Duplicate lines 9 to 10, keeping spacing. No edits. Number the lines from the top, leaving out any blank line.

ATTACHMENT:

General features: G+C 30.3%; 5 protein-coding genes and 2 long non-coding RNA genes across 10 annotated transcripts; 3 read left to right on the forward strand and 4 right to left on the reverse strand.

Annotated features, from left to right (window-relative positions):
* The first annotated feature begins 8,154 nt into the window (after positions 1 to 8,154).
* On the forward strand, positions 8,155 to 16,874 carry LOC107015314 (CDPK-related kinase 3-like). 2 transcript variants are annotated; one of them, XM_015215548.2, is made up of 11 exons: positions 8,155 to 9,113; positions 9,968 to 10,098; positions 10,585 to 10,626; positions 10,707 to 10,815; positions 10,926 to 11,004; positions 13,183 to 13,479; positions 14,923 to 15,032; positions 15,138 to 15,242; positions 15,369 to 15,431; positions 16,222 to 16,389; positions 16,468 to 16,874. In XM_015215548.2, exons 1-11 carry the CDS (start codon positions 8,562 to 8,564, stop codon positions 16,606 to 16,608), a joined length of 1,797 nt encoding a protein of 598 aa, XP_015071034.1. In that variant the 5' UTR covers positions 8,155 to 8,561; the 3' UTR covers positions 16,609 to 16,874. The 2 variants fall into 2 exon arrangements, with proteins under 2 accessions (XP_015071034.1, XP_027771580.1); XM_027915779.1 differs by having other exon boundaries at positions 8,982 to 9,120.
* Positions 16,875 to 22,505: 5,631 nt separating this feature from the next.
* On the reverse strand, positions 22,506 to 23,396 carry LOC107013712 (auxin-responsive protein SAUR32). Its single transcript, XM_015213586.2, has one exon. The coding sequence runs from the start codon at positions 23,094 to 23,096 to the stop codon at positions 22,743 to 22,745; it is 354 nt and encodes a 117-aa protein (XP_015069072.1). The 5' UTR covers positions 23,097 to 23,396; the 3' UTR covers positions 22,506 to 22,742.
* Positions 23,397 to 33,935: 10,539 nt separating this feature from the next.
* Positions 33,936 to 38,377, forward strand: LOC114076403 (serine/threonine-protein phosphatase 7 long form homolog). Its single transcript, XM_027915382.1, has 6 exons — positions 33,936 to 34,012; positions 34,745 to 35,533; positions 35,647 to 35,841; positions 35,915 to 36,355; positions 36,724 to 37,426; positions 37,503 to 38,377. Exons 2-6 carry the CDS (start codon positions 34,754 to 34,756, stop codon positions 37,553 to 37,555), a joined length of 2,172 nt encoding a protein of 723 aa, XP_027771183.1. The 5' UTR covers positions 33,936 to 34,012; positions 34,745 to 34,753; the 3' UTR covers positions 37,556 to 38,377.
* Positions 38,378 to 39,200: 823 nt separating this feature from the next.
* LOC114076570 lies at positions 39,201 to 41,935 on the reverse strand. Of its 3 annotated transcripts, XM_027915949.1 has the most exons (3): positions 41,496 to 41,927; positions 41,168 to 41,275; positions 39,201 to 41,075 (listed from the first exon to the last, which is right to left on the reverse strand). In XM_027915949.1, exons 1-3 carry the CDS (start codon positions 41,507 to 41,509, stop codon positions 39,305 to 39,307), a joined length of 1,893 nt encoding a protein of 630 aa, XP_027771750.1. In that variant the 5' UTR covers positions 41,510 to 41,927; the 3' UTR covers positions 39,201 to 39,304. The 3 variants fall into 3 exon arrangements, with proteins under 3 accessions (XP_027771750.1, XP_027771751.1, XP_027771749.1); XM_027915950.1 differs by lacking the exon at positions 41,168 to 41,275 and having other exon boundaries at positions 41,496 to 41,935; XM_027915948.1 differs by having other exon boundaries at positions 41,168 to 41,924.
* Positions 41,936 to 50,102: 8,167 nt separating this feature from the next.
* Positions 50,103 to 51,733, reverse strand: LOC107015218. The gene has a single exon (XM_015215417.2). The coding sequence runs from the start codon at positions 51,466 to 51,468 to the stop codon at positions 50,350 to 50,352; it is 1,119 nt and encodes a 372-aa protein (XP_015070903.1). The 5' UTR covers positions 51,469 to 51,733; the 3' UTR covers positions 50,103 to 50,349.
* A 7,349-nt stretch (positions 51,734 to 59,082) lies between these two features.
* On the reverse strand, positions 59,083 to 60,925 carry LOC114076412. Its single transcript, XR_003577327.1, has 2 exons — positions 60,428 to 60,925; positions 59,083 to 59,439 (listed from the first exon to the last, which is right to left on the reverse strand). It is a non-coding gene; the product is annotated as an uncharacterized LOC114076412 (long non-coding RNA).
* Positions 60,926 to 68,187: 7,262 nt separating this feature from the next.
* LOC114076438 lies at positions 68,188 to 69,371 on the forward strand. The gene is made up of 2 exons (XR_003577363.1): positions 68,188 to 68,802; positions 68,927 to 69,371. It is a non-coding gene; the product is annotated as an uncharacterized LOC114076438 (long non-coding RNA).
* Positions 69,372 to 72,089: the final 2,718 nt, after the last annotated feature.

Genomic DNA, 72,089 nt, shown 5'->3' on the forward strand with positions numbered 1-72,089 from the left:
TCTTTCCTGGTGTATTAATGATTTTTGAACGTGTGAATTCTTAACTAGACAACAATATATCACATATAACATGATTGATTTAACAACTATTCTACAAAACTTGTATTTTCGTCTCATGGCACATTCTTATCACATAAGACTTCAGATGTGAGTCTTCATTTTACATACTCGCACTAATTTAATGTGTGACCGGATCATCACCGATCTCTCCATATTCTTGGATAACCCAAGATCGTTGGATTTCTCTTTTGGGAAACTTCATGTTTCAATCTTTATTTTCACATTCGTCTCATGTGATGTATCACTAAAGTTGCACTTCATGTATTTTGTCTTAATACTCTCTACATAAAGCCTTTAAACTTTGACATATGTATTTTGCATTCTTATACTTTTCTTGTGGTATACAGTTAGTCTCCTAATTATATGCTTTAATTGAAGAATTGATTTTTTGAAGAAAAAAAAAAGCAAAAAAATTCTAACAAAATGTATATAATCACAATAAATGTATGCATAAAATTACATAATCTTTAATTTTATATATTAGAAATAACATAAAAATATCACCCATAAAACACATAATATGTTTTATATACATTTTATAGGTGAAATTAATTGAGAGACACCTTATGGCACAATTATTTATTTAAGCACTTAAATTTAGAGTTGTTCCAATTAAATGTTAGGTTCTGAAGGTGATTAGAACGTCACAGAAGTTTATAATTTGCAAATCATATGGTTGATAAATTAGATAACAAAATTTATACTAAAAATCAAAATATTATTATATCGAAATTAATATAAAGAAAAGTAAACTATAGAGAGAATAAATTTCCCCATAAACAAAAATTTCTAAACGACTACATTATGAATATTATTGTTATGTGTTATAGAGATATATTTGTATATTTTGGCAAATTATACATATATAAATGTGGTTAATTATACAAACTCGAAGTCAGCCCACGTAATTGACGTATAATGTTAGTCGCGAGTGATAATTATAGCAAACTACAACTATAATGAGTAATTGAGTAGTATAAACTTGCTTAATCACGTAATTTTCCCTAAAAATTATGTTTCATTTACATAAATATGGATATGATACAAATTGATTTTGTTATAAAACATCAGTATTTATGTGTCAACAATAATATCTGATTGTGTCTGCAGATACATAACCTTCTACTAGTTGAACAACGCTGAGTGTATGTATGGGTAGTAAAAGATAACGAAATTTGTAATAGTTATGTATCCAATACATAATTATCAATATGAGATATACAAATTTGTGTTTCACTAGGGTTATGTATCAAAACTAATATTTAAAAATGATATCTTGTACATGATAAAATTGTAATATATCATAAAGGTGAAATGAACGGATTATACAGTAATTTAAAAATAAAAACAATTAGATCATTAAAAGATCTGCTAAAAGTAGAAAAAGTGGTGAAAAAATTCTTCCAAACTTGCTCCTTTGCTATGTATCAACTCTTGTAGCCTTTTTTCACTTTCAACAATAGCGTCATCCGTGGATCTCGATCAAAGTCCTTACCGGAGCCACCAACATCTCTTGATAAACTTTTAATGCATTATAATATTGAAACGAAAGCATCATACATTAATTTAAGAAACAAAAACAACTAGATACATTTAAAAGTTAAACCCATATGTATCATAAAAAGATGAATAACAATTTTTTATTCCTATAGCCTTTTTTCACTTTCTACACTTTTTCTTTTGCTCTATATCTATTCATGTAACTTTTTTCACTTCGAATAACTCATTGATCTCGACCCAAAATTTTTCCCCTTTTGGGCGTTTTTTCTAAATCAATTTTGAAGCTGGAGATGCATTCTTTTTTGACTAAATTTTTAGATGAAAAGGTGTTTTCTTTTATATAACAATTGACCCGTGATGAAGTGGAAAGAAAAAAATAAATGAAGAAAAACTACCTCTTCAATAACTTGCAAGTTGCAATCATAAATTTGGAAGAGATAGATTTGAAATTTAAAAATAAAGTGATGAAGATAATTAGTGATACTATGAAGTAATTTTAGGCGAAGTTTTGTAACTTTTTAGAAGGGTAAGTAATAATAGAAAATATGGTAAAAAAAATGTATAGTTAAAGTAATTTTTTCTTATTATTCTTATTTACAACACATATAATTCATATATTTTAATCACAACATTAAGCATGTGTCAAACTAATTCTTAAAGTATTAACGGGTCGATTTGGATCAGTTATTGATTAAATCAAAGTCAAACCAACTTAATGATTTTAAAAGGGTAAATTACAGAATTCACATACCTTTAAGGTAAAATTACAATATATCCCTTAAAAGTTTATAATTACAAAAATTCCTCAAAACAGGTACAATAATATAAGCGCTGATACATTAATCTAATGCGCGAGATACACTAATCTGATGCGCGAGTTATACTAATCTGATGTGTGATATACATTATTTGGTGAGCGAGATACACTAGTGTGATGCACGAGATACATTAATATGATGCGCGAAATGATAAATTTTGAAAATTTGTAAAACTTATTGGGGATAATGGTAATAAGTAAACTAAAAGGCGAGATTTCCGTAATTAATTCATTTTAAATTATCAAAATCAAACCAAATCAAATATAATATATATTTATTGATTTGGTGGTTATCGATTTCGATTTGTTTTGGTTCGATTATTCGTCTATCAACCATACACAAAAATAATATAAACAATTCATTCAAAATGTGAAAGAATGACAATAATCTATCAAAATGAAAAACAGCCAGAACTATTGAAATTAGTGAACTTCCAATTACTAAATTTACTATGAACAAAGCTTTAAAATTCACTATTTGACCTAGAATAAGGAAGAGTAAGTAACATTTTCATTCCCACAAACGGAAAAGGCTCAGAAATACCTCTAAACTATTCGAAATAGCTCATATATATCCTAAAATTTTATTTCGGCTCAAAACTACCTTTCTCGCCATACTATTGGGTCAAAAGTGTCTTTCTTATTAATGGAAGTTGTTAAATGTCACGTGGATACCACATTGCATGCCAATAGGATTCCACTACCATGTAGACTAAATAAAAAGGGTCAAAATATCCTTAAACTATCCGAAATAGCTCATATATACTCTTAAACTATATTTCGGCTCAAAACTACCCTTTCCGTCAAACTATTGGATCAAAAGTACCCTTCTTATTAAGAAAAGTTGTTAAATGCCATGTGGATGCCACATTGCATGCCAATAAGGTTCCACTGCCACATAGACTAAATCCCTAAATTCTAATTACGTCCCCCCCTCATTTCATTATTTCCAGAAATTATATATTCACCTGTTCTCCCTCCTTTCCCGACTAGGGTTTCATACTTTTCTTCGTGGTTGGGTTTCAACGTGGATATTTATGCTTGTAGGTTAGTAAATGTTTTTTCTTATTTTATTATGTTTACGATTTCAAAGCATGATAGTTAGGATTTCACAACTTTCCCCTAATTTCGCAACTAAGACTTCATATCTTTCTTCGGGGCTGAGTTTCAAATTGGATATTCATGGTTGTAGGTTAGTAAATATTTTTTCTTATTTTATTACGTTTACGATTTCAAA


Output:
* Positions 38,378 to 39,200: 823 nt separating this feature from the next.
* LOC114076570 lies at positions 39,201 to 41,935 on the reverse strand. Of its 3 annotated transcripts, XM_027915949.1 has the most exons (3): positions 41,496 to 41,927; positions 41,168 to 41,275; positions 39,201 to 41,075 (listed from the first exon to the last, which is right to left on the reverse strand). In XM_027915949.1, exons 1-3 carry the CDS (start codon positions 41,507 to 41,509, stop codon positions 39,305 to 39,307), a joined length of 1,893 nt encoding a protein of 630 aa, XP_027771750.1. In that variant the 5' UTR covers positions 41,510 to 41,927; the 3' UTR covers positions 39,201 to 39,304. The 3 variants fall into 3 exon arrangements, with proteins under 3 accessions (XP_027771750.1, XP_027771751.1, XP_027771749.1); XM_027915950.1 differs by lacking the exon at positions 41,168 to 41,275 and having other exon boundaries at positions 41,496 to 41,935; XM_027915948.1 differs by having other exon boundaries at positions 41,168 to 41,924.